I saw a T-shirt once saying "Science flies people to the moon, Religion flies people into buildings." I know it refers to 9/11, and to some degree, I share the sentiment. I know that science can also be malefactive (atomic bombs for example), but at least science proceeds with empirical methods. Religion on the other hand can foster radical derivatives (such as suicide bombings) and these tend to be volatile, unexpected events, a decision that was the product not of empirical systematic reasoning, but of pure dogmatic guidance. And that is something that I have issues with.

It makes me think that Karl Marx was right, when he said that Die Religion... ist das Opium des Volkes. Feed your citizens the right poison, and they'll move according to your whim.



(Mud Gate, from my Pisac Series)

8 comments:

  1. This is one of the reasons why I'm agnostic. IMHO, a lot, if not all religions have their dogmas and annoying little things.

    Not to mention of course, that a lot of people have died because they were "defending" their religion.

    Opium of the masses? I agree.

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  2. Prabster,

    I agree. The thing is, one cannot really "test" religion and see which one is right and wrong, and if one such religion is determined to be the right one, others don't just get easily debunked, unfortunately.

    If only religion were as the sciences. We've seen certain "scientific" beliefs get debunked, such as blood-letting and phrenology, due to empirical hypothesis-testing. Religion doesn't function that way it seems.

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  3. This just crossed my mind as I was reading your reply: You don't need religion to believe in God. Religion only complicates things.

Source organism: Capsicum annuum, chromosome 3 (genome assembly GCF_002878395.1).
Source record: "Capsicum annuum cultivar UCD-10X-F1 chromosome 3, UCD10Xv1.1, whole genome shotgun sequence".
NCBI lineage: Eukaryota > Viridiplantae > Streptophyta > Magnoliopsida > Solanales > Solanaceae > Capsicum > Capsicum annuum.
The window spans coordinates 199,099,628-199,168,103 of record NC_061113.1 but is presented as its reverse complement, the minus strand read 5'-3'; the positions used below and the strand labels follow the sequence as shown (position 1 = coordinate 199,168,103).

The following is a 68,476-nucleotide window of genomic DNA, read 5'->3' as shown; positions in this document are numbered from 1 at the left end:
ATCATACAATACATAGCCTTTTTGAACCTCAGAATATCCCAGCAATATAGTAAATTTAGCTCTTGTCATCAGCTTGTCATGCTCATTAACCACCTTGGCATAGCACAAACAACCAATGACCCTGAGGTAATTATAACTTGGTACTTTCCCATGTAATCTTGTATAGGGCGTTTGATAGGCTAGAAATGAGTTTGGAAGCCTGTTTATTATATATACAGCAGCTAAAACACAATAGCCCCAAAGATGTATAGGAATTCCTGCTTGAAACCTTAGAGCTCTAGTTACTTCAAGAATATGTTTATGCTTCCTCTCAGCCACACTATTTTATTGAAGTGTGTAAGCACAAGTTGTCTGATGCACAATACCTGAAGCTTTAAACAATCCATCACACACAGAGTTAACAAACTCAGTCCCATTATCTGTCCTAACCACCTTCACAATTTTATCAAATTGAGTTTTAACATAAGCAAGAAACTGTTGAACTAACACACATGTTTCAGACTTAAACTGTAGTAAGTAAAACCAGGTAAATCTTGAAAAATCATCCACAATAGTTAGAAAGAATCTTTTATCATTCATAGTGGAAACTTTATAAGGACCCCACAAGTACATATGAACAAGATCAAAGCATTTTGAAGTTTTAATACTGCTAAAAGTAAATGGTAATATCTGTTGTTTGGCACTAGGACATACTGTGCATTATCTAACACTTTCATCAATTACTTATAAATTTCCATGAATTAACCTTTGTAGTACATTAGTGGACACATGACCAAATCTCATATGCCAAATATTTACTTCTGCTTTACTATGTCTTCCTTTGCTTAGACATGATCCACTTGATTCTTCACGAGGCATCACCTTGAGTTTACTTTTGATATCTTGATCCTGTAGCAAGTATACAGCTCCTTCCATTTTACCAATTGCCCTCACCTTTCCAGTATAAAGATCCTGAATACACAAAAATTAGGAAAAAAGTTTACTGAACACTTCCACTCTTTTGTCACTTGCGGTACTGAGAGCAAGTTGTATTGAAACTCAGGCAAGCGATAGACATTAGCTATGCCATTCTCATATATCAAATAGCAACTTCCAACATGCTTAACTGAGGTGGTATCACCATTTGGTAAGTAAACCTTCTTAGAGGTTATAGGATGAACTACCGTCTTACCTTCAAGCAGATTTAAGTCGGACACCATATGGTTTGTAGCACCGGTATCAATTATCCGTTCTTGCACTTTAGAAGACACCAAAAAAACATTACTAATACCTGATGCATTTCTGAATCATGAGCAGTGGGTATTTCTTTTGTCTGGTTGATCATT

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  4. Prabster,

    I think it depends on your definition of "religion". One can say that "religion" means organized religion, and so yes, you don't need organized religion to believe in God. Others might say that "religion" by definition means belief in God, so that would make it contradictory to say that you don't believe in religion and yet you believe in God, if by believing in a God entity entails believing in religion.

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  5. Of course, as an atheist, the Quran has no meaning for me, nor that the Bible or any other religious book. I still don't think it's okay.

    Nazis burnt books. That alone is a strong symbolism that shouldn't be ignored. I can't support that.

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  6. Yes, I meant "organized religion."

    I came across sect in the Las Pinas area some years ago. They weren't a "religion" per se, and I noticed that they had their own "spiritual" practices.

    I'm using "spiritual" here because they believe in God, and have their own ways, but they aren't a religion either.

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  7. Zhu,

    I agree that the issue is tricky. I am not against burning books per se, as that act is protected by one's freedom of speech. After all, one has the right to protest. However, I would be against bigotry and discrimination, and if book-burning is a form of bigotry, then I am against that form of book-burning. Of course, this is a fine line that is worth exploring, as the boundaries between freedom of speech and hate speech and harassment are often very thin.

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  8. Prabster,

    Fair enough. It reminds me of people who say that they are spiritual, but not religious. I guess they mean that they don't belong to organized religion, but they still believe in some form of the supernatural.